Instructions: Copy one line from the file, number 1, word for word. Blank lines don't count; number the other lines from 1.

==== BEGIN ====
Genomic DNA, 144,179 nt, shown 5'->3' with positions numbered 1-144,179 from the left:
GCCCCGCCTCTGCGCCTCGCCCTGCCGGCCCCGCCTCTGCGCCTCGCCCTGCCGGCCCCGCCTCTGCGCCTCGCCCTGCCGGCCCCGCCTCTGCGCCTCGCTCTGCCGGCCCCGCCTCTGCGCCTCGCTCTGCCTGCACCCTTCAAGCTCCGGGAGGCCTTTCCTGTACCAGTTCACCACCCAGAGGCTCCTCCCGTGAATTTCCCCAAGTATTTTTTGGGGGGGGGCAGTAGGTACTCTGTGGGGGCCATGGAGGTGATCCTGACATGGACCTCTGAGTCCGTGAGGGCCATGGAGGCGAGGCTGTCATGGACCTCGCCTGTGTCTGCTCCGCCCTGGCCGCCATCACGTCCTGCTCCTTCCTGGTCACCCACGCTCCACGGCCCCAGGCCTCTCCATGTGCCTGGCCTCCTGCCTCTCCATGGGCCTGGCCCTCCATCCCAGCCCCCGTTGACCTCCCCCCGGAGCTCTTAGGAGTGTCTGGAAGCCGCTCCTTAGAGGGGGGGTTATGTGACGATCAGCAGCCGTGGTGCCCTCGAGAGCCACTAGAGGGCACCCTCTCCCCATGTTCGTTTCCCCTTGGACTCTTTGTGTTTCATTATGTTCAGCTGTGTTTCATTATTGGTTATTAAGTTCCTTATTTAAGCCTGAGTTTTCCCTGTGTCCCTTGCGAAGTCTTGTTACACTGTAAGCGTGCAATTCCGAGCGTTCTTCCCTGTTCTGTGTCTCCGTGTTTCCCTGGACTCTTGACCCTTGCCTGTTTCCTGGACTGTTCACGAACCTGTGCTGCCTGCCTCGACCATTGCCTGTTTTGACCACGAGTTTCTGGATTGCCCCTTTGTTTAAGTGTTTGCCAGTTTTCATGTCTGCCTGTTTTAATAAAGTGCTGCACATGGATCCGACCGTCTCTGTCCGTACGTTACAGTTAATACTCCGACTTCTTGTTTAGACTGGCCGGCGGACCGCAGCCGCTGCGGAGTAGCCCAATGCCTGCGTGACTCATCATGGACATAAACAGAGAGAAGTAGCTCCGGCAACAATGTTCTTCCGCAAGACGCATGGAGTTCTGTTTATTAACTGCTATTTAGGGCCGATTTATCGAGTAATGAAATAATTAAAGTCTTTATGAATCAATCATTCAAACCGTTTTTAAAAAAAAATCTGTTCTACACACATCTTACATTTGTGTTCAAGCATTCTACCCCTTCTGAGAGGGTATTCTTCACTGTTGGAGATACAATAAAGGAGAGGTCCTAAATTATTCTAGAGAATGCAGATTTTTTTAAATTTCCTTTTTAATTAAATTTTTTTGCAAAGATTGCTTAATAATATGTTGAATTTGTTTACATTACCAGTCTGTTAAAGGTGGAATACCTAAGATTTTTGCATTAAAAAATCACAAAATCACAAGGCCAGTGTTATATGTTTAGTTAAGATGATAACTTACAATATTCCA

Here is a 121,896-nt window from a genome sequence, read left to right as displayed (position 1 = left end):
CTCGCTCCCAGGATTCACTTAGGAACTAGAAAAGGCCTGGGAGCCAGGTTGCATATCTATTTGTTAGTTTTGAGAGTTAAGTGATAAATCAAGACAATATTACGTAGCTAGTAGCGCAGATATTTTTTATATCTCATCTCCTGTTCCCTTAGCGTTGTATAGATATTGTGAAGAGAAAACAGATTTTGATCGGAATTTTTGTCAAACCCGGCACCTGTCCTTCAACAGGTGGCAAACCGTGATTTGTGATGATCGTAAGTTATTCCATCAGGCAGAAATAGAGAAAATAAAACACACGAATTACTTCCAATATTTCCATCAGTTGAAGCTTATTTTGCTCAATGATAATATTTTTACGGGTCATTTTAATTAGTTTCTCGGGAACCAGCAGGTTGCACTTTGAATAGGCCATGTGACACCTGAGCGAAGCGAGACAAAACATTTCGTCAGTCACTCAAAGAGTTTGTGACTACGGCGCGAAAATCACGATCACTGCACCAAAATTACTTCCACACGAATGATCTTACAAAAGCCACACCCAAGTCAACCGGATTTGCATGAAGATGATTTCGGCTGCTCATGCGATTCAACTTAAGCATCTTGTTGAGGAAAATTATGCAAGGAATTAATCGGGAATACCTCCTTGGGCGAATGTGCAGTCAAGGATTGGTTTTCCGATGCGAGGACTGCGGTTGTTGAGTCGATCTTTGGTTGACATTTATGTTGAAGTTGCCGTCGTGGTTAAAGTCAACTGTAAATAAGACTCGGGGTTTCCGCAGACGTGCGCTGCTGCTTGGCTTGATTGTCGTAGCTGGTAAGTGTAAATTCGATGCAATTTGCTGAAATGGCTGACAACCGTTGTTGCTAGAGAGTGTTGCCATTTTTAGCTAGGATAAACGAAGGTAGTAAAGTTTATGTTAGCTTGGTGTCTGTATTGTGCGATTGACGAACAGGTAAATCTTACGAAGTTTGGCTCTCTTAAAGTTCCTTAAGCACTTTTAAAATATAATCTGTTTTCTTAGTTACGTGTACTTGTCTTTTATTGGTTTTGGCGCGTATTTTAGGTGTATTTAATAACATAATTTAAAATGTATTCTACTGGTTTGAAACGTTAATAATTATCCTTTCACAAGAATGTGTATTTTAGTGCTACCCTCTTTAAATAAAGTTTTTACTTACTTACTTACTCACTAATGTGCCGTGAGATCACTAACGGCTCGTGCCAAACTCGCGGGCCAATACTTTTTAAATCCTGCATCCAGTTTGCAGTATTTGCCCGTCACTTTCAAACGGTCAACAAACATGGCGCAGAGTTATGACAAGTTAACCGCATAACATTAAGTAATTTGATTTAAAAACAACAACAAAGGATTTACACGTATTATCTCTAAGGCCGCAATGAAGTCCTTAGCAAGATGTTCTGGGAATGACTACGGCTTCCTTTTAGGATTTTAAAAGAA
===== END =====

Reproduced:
Genomic DNA, 144,179 nt, shown 5'->3' with positions numbered 1-144,179 from the left: